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It IS hugely iconic and IS as iconic as the A-Team. The "real" Battlestar Galactica lives on in comic books, fan fiction, and has a very, very strong fan base. Look at the sales of the complete epic series of the "real" Battlestar Galactica on DVD. They can't replace the "real" Battlestar Galactica. It too is too ingrained in pop culture spanning more than one generation. I should know. I'm a fan of the "real" Battlestar Galactica and for more than 30 years and I'm not the only one!
Like I've said before I'm here because I'm a "real" Battlestar Galactica fan and a "real" Starbuck fan. Starbuck IS Dirk Benedict and always will be.
I'm going to have to disagree with you. On several points.
I'm going to play Devils advocate ( notice my post count?? CREEPY!! ) here for a mo....

First of all, "real" wouldn't be my choice of a word. "Original" I prefer. What is "real" for the first generation of fans, may not necessarily apply to the current generation who enjoy *both* shows. Or just the current one. And there are many.

I have to disagree that the original BG is "iconic". Why? Well let's be honest. It doesn't match the status of shows like "M*A*S*H", "All In The Family", the "Star Wars" franchise of being known all over the world. Yes BG is known, but not on the same scale. I'd consider 1978's BG as more pop culture than iconic. Which isn't to say that for it's time it wasn't popular, because it was, and it has had a lasting impression on a generation of fans who really wanted and felt that it deserved a Tom DeSanto upgrade ( I did and still do ), but it only lasted one season. It was the show of my childhood and brought alot of fun memories and I would love to see the original actors back for a feature film ( a la Star Trek ), but my hopes are waning.

As for Dirk being Starbuck, well...aspects of his Starbuck are based on his own personality, but not all. And truth be told, when they write his obituary I can pretty much guarantee that he'll be credited first and foremost as being "Templeton Peck" of "A-Team" then he will as "Starbuck" of "Battlestar Galactica." That is the character he is MOST remembered for. Although I do think that Dirk would prefer to be remembered not for either but simply for "Dirk Benedict.......Dad".

Dirk's Battlestar was a different time. A different generation of values, ideals. It's no different than the younger generation disagreeing with their parents. Both sets come from different times, experiences, education, etc etc. Dirk gave his perspective, from having lived it and seeing the progression from one generation to the next. And so he should. The younger 20-something generation see it from *their* perspective. And so they should. It's the only perspective they have. It's like trying to make them understand what it was like living in a time they never knew, and will never know.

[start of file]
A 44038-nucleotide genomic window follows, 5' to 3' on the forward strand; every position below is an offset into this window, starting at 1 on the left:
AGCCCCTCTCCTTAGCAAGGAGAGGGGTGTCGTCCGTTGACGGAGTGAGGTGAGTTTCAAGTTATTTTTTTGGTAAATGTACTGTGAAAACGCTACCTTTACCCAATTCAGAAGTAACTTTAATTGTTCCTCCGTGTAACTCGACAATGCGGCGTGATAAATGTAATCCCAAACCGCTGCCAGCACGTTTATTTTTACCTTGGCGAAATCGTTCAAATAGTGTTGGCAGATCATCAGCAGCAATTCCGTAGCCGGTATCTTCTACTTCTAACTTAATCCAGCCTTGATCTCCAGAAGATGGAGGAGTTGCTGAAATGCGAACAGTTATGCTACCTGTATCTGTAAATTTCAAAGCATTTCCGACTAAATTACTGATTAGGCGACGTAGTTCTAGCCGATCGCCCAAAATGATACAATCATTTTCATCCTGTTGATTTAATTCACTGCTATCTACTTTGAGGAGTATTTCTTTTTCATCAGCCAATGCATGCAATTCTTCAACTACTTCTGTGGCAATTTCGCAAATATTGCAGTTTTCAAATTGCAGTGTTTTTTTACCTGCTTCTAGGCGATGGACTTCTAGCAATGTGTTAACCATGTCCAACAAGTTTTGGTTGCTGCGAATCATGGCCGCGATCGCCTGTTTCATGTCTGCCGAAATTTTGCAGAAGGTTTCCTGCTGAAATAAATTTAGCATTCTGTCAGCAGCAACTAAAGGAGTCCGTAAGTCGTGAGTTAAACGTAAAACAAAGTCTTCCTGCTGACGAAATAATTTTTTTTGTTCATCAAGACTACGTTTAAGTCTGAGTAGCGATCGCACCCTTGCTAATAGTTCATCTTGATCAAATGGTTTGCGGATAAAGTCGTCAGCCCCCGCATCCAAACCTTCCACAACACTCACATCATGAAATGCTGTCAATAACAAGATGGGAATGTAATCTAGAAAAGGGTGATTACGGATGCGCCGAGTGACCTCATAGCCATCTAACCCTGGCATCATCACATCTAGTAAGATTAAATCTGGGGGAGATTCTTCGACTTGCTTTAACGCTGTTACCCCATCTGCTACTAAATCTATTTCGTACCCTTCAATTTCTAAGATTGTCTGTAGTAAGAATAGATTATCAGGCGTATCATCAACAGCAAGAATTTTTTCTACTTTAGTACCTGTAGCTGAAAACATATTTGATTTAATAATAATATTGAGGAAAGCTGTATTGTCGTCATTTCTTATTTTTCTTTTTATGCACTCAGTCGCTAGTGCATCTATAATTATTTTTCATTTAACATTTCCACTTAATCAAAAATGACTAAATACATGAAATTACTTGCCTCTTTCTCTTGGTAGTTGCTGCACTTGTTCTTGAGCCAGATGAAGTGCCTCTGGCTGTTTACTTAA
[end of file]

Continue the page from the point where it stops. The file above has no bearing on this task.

Judging from all the e-mails I have personally received at this website over the years since the article was released, I can honestly say that most of the older generation got what he said, but not all. Most of the younger generation ( and I must say women in particular ) were the most outraged.

Just different generations, different perspectives.
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Old 04-14-2008, 07:23 AM   #91
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Quote:
Tracy wrote:As for Dirk being Starbuck, well...aspects of his Starbuck are based on his own personality, but not all. And truth be told, when they write his obituary I can pretty much guarantee that he'll be credited first and foremost as being "Templeton Peck" of "A-Team" then he will as "Starbuck" of "Battlestar Galactica." That is the character he is MOST remembered for. Although I do think that Dirk would prefer to be remembered not for either but simply for "Dirk Benedict.......Dad".
I respectfully disagree. I think Dirk will be credited with being remembered as "Starbuck" of " Battlestar Galactica" as much as "Templeton Peck" of the "A-Team".
I do agree with you that Dirk would prefer not to be remembered not for either but simply for "Dirk Benedict.......Dad" That's a beautiful sentiment.
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Old 04-14-2008, 07:43 AM   #92
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It's like trying to make them understand what it was like living in a time they never knew, and will never know...Most of the younger generation ( and I must say women in particular ) were the most outraged.